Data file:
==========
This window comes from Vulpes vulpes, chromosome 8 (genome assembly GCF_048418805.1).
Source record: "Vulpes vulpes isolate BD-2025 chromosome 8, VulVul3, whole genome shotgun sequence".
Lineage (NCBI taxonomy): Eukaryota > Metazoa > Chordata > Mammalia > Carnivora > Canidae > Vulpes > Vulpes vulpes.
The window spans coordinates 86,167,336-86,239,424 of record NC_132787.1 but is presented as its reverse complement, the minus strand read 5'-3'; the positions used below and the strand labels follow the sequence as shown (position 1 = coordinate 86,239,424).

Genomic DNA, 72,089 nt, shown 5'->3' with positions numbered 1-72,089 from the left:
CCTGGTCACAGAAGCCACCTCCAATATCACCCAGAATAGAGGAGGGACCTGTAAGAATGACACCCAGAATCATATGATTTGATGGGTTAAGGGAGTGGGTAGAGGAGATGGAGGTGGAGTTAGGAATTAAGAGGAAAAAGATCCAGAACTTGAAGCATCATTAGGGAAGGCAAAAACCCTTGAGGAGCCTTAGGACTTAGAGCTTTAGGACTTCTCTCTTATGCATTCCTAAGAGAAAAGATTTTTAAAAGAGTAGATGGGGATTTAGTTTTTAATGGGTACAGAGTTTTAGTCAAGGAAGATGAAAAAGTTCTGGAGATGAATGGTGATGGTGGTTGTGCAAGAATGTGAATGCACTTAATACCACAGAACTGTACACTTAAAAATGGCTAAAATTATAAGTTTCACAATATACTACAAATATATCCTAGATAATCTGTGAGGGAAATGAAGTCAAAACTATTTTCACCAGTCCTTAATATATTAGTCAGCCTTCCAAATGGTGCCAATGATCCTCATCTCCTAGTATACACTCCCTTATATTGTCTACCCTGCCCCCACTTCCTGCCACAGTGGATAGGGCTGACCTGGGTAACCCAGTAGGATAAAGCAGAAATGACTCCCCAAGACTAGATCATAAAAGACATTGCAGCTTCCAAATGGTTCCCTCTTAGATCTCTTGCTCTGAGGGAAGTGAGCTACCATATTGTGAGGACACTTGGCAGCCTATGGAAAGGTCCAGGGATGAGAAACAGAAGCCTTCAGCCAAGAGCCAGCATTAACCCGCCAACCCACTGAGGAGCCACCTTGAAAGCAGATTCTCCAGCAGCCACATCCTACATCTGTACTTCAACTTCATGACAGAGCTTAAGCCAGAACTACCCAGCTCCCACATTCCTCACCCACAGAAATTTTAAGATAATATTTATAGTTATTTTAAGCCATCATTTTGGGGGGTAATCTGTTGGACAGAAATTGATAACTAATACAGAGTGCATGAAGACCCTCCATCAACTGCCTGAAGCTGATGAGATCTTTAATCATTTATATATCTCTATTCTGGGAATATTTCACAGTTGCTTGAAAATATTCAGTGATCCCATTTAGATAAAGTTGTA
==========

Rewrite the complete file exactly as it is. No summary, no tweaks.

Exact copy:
This window comes from Vulpes vulpes, chromosome 8 (genome assembly GCF_048418805.1).
Source record: "Vulpes vulpes isolate BD-2025 chromosome 8, VulVul3, whole genome shotgun sequence".
Lineage (NCBI taxonomy): Eukaryota > Metazoa > Chordata > Mammalia > Carnivora > Canidae > Vulpes > Vulpes vulpes.
The window spans coordinates 86,167,336-86,239,424 of record NC_132787.1 but is presented as its reverse complement, the minus strand read 5'-3'; the positions used below and the strand labels follow the sequence as shown (position 1 = coordinate 86,239,424).

Genomic DNA, 72,089 nt, shown 5'->3' with positions numbered 1-72,089 from the left:
CCTGGTCACAGAAGCCACCTCCAATATCACCCAGAATAGAGGAGGGACCTGTAAGAATGACACCCAGAATCATATGATTTGATGGGTTAAGGGAGTGGGTAGAGGAGATGGAGGTGGAGTTAGGAATTAAGAGGAAAAAGATCCAGAACTTGAAGCATCATTAGGGAAGGCAAAAACCCTTGAGGAGCCTTAGGACTTAGAGCTTTAGGACTTCTCTCTTATGCATTCCTAAGAGAAAAGATTTTTAAAAGAGTAGATGGGGATTTAGTTTTTAATGGGTACAGAGTTTTAGTCAAGGAAGATGAAAAAGTTCTGGAGATGAATGGTGATGGTGGTTGTGCAAGAATGTGAATGCACTTAATACCACAGAACTGTACACTTAAAAATGGCTAAAATTATAAGTTTCACAATATACTACAAATATATCCTAGATAATCTGTGAGGGAAATGAAGTCAAAACTATTTTCACCAGTCCTTAATATATTAGTCAGCCTTCCAAATGGTGCCAATGATCCTCATCTCCTAGTATACACTCCCTTATATTGTCTACCCTGCCCCCACTTCCTGCCACAGTGGATAGGGCTGACCTGGGTAACCCAGTAGGATAAAGCAGAAATGACTCCCCAAGACTAGATCATAAAAGACATTGCAGCTTCCAAATGGTTCCCTCTTAGATCTCTTGCTCTGAGGGAAGTGAGCTACCATATTGTGAGGACACTTGGCAGCCTATGGAAAGGTCCAGGGATGAGAAACAGAAGCCTTCAGCCAAGAGCCAGCATTAACCCGCCAACCCACTGAGGAGCCACCTTGAAAGCAGATTCTCCAGCAGCCACATCCTACATCTGTACTTCAACTTCATGACAGAGCTTAAGCCAGAACTACCCAGCTCCCACATTCCTCACCCACAGAAATTTTAAGATAATATTTATAGTTATTTTAAGCCATCATTTTGGGGGGTAATCTGTTGGACAGAAATTGATAACTAATACAGAGTGCATGAAGACCCTCCATCAACTGCCTGAAGCTGATGAGATCTTTAATCATTTATATATCTCTATTCTGGGAATATTTCACAGTTGCTTGAAAATATTCAGTGATCCCATTTAGATAAAGTTGTA